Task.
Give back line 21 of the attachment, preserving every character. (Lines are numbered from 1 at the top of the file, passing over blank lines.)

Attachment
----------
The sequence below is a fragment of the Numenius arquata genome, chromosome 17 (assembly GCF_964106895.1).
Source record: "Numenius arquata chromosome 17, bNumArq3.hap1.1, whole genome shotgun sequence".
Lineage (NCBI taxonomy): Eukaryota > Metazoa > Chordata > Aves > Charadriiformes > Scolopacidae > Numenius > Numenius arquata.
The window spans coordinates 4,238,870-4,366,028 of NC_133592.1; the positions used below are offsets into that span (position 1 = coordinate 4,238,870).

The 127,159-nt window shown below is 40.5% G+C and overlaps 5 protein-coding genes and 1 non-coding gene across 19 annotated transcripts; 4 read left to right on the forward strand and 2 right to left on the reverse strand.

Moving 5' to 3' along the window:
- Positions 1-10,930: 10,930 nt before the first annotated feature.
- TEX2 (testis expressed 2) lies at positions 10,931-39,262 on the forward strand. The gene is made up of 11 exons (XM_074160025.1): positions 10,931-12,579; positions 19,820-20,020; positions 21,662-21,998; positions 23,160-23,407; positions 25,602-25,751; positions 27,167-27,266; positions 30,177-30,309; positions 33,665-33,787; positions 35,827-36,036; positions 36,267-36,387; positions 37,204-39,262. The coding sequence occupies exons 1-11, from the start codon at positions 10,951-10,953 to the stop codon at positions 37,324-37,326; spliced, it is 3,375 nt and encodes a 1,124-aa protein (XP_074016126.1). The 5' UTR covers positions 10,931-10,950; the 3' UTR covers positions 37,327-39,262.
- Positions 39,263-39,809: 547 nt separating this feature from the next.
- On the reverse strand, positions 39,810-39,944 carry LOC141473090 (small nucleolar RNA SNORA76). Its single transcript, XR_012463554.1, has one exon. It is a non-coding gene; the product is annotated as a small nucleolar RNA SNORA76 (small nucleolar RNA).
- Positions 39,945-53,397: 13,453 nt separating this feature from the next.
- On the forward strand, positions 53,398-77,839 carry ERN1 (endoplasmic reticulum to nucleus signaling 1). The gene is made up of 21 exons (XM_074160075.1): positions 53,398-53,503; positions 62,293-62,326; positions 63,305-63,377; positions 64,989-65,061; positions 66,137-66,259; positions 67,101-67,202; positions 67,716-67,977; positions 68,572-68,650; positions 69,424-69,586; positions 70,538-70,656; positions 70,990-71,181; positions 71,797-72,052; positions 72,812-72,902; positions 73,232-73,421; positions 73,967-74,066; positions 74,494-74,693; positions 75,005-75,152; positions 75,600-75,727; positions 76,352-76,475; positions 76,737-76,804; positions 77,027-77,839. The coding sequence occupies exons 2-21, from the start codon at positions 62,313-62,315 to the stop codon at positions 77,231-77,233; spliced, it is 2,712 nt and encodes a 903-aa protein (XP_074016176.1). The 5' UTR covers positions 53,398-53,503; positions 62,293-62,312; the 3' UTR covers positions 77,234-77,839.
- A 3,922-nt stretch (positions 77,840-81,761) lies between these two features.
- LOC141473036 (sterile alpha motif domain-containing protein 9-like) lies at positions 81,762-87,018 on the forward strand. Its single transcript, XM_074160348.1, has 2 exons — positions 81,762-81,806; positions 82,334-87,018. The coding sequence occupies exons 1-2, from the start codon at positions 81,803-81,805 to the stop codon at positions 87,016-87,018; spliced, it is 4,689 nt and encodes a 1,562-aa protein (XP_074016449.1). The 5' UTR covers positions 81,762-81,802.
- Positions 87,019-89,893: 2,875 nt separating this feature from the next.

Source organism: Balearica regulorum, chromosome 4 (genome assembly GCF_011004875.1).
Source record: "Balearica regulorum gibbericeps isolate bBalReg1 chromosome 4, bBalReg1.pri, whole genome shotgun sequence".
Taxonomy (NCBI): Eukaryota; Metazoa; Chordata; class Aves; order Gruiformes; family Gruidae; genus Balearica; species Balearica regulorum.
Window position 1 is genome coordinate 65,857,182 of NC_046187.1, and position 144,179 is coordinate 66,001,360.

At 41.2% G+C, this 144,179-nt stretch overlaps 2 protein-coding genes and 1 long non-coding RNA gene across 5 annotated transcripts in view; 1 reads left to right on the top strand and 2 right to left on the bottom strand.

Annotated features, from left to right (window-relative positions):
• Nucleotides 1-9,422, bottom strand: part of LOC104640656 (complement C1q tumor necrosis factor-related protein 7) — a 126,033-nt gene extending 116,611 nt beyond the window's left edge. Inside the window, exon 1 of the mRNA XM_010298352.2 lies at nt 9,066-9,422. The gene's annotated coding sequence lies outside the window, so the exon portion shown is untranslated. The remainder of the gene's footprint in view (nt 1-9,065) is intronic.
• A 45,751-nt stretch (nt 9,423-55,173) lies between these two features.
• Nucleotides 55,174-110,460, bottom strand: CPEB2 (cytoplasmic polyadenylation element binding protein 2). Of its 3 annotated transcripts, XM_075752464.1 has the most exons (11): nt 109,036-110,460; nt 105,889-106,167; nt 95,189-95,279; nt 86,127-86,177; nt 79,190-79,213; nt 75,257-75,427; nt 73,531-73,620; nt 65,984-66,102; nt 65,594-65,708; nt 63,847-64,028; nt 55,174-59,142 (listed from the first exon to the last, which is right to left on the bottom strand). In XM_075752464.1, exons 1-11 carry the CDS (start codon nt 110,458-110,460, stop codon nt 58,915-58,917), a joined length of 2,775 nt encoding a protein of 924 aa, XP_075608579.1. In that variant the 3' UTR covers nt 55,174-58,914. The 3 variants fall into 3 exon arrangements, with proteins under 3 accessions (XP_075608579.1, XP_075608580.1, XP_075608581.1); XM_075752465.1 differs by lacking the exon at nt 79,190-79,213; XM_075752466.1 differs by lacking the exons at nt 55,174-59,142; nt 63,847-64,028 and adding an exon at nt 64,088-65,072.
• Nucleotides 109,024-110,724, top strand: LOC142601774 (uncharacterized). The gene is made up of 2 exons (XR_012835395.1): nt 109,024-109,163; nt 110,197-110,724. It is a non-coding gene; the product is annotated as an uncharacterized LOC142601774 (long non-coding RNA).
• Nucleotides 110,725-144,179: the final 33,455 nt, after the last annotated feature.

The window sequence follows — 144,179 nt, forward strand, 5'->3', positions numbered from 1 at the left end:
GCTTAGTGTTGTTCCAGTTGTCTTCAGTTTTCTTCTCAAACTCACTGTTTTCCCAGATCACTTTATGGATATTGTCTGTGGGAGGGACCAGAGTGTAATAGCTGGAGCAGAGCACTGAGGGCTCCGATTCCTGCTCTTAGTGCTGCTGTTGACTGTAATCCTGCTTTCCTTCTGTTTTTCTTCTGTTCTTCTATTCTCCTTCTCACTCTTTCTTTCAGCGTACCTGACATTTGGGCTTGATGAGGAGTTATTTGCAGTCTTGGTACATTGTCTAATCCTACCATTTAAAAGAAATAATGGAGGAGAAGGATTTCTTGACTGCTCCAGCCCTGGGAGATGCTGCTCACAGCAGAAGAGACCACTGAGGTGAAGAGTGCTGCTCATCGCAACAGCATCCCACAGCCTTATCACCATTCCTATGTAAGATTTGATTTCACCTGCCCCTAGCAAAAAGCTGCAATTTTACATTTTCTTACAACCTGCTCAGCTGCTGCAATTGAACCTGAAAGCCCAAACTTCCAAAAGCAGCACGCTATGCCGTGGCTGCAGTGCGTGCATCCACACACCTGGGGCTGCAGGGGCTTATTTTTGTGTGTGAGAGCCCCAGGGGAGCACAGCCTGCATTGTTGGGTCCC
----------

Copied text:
Annotated features, from left to right (window-relative positions):